Seriously. It’s not about sex. It’s about being able to pass on property or power of attorney to whoever the hell I want.

    My position has long been that the state has no place in sanctioning marriage. I’d sooner abolish state sanctioned marriage altogether than add gay marriage. But that’s probably not going to happen in my life.

    So in the interest of fairness to my gay and lesbian friends, I support, commend and celebrate their victory in Oregon, small as it may be. Governor Kulongoski signed the bill this morning, and it goes into law January 1, 2008. Christians needn’t worry. I’m pretty sure this won’t lead to people marrying siblings, children or goats.

  4. Comment from Matt:

    Yes, you caught me; I was using euphemisms for sex. We are actually in agreement that this shouldn’t be about sex. I have no desire to dig into what someone does in their bedroom, but the homosexual lobby has brought what they do in their bedroom into the public square. If 2 men live together, the neither I nor the government should care whether they are roommates, family or lovers. It is only when they bring their sexual behavior into the national discourse that it becomes an issue. I repeat, they, not I, made this about sex.

    While selfishly I enjoy getting tax breaks for my marital status, I am certainly sympathetic to your position of no governmental sanction of any sort of marriage. That said and as I mentioned earlier, I am of the opinion that the government has a vested interest in promoting what the people deem to be good for society and intact families are good for any society. We are actually dangerously close to crossing two post threads (kind of like Ghostbusters), but I must point out that Western Europe is dying out (ie declining native population) due to its rejection of the traditional family structure.

    As to the “siblings, children and goats” comment, I see the humor, but intellectually this one is definitely below your usual high standards. I did not even imply that this was what concerned me. I only brought it up to illustrate that we do differentiate between relationships and thus it is not an argument of exclusion vs inclusion but rather where to draw that line.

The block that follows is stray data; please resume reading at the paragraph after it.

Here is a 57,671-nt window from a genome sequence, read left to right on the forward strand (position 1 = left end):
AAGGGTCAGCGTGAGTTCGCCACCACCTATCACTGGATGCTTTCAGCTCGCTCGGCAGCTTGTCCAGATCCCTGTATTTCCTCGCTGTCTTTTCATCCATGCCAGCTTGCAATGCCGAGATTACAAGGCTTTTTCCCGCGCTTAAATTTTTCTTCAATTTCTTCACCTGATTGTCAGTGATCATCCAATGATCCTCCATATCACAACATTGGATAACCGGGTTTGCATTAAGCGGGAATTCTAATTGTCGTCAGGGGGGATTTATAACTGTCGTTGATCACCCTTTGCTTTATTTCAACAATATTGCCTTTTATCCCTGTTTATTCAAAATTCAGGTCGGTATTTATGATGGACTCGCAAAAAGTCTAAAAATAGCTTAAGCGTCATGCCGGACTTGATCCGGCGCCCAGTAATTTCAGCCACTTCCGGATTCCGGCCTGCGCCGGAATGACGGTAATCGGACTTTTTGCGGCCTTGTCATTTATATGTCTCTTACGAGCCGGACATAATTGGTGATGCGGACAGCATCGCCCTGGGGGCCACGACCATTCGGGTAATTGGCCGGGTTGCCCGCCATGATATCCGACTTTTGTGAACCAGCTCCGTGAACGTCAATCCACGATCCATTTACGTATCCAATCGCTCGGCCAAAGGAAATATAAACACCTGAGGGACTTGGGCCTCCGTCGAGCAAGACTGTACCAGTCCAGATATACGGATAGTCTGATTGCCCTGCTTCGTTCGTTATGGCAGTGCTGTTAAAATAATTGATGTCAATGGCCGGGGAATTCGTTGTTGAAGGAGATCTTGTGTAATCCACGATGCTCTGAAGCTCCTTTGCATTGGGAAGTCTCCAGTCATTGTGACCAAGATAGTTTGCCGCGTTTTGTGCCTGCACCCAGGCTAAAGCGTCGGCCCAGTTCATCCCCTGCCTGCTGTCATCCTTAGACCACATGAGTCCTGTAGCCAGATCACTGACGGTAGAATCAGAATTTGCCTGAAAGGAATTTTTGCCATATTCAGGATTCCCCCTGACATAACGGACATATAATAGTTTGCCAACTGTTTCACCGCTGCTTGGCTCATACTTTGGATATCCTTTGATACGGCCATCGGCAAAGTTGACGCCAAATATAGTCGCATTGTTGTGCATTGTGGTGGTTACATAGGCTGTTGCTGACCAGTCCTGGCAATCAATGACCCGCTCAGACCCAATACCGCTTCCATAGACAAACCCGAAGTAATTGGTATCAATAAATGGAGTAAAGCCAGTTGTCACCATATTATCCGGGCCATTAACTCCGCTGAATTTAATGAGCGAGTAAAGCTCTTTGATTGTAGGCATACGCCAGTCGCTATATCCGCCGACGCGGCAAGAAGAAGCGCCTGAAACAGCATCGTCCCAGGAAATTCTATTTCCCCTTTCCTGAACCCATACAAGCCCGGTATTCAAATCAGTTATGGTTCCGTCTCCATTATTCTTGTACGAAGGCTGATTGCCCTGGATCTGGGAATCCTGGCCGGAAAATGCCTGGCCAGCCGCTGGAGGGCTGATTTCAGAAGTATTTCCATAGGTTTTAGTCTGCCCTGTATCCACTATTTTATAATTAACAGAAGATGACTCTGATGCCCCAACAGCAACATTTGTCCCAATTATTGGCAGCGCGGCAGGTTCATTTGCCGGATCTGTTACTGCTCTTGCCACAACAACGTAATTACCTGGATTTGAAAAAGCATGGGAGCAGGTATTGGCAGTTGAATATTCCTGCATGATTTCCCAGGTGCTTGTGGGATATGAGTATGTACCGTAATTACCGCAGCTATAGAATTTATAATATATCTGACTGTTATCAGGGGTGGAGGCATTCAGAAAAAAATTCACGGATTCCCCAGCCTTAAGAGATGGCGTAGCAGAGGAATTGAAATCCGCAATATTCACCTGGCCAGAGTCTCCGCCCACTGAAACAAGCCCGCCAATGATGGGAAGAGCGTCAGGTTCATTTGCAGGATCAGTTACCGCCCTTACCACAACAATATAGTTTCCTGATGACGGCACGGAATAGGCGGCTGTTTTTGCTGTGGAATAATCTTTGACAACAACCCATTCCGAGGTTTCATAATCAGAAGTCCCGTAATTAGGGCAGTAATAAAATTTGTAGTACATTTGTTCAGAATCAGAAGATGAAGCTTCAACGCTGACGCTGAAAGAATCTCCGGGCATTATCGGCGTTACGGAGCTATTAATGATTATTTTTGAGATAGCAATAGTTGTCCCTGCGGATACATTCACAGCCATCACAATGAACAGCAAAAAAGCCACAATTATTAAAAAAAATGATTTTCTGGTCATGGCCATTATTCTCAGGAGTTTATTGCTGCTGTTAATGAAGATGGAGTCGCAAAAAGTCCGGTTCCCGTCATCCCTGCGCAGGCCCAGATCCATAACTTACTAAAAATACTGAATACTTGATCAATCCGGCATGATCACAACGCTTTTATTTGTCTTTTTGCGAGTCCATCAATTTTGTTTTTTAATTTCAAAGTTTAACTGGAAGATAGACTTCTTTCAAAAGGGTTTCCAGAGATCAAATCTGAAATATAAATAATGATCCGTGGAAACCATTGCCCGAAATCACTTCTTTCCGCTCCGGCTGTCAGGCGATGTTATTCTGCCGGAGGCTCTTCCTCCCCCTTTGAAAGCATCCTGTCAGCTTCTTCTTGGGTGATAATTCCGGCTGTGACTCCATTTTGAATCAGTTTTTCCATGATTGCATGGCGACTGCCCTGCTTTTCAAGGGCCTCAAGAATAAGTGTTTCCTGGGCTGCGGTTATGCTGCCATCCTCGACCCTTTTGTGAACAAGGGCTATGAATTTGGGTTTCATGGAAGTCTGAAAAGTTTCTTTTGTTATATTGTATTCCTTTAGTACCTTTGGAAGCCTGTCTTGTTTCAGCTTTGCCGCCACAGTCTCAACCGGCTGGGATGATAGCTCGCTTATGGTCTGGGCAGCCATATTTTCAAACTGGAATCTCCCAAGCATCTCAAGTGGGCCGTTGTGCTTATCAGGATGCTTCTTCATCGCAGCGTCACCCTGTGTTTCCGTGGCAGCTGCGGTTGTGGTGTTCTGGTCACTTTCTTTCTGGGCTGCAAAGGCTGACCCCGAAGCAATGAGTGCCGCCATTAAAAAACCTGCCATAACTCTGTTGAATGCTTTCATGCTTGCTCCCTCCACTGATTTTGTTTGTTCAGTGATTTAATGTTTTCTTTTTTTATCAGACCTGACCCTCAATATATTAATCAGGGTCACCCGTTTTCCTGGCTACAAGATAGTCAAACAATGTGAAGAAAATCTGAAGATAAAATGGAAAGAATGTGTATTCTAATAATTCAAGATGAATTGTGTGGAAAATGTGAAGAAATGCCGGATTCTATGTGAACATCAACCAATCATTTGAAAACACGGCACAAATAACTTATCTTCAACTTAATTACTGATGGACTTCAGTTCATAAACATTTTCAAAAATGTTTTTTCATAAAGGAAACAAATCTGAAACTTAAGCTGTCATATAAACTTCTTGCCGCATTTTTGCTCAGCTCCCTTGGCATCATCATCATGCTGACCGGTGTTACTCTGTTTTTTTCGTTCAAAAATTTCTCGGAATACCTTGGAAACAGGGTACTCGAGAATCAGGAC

5. Comment from Himself:

    In the political debate leading to Oregon’s new law, the supporters never talked about sex. The debate in the state house was not about sex. I’ve never had a gay friend try to talk about sex with me. They don’t want to hear about my sex life, and I don’t want to hear about theirs. The only ones I’ve heard talking about sex are those who oppose gay marriage based on their own personal beliefs.

    You wrote “I cannot marry an already married woman, my sister or a 10 year old.” This implies the slippery slope argument. Whether you intended it or not, the idea that gay marriage will lead to incest, polygamy, child abuse and bestiality is a very common objection from fundamentalist religious opponents. It’s not beneath my standards to poke fun at the laughable fallacy in that argument.

  6. Comment from Matt:

    Well, you have clarified and I still stand by my earlier comment. We have gotten to the point at which the crux of the argument is out on the table. In my experience, for people who are as set in their beliefs as you and I, this is as far as civil discussion can take us. Generally it just moves into restating our cases in louder voices (or larger font).

    I honestly appreciate hearing your side of the debate and that you are willing to listen to mine…even if it makes you think less of my intellectual abilities or leads to nausea. Have a great day.